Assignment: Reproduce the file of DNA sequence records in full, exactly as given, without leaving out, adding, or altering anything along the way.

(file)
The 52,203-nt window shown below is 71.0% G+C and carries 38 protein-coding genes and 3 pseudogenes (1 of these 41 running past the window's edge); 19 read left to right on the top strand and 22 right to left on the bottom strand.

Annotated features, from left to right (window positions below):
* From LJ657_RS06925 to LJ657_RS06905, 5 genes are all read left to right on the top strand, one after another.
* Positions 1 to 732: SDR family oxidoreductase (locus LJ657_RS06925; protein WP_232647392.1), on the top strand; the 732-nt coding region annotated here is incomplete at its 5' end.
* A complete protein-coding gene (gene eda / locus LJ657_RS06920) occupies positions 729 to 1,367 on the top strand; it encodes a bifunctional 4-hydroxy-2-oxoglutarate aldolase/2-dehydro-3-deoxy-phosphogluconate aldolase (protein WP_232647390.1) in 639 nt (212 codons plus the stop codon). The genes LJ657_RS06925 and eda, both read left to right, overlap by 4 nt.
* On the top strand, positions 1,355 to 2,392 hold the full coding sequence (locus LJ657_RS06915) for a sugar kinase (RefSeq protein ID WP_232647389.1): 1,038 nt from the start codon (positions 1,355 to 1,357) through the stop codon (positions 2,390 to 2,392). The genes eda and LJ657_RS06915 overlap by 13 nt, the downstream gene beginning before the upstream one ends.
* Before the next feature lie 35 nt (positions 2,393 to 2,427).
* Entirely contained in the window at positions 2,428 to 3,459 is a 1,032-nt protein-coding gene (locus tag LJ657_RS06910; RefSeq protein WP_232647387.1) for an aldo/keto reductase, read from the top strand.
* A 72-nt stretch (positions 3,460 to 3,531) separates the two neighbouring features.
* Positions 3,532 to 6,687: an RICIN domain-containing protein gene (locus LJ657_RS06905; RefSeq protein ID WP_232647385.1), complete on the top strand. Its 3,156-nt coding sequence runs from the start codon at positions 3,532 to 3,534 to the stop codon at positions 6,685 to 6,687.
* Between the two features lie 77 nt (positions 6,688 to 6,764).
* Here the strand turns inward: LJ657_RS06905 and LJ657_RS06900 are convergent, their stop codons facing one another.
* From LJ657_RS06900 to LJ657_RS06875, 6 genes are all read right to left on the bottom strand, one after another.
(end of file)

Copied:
The 52,203-nt window shown below is 71.0% G+C and carries 38 protein-coding genes and 3 pseudogenes (1 of these 41 running past the window's edge); 19 read left to right on the top strand and 22 right to left on the bottom strand.

Annotated features, from left to right (window positions below):
* From LJ657_RS06925 to LJ657_RS06905, 5 genes are all read left to right on the top strand, one after another.
* Positions 1 to 732: SDR family oxidoreductase (locus LJ657_RS06925; protein WP_232647392.1), on the top strand; the 732-nt coding region annotated here is incomplete at its 5' end.
* A complete protein-coding gene (gene eda / locus LJ657_RS06920) occupies positions 729 to 1,367 on the top strand; it encodes a bifunctional 4-hydroxy-2-oxoglutarate aldolase/2-dehydro-3-deoxy-phosphogluconate aldolase (protein WP_232647390.1) in 639 nt (212 codons plus the stop codon). The genes LJ657_RS06925 and eda, both read left to right, overlap by 4 nt.
* On the top strand, positions 1,355 to 2,392 hold the full coding sequence (locus LJ657_RS06915) for a sugar kinase (RefSeq protein ID WP_232647389.1): 1,038 nt from the start codon (positions 1,355 to 1,357) through the stop codon (positions 2,390 to 2,392). The genes eda and LJ657_RS06915 overlap by 13 nt, the downstream gene beginning before the upstream one ends.
* Before the next feature lie 35 nt (positions 2,393 to 2,427).
* Entirely contained in the window at positions 2,428 to 3,459 is a 1,032-nt protein-coding gene (locus tag LJ657_RS06910; RefSeq protein WP_232647387.1) for an aldo/keto reductase, read from the top strand.
* A 72-nt stretch (positions 3,460 to 3,531) separates the two neighbouring features.
* Positions 3,532 to 6,687: an RICIN domain-containing protein gene (locus LJ657_RS06905; RefSeq protein ID WP_232647385.1), complete on the top strand. Its 3,156-nt coding sequence runs from the start codon at positions 3,532 to 3,534 to the stop codon at positions 6,685 to 6,687.
* Between the two features lie 77 nt (positions 6,688 to 6,764).
* Here the strand turns inward: LJ657_RS06905 and LJ657_RS06900 are convergent, their stop codons facing one another.
* From LJ657_RS06900 to LJ657_RS06875, 6 genes are all read right to left on the bottom strand, one after another.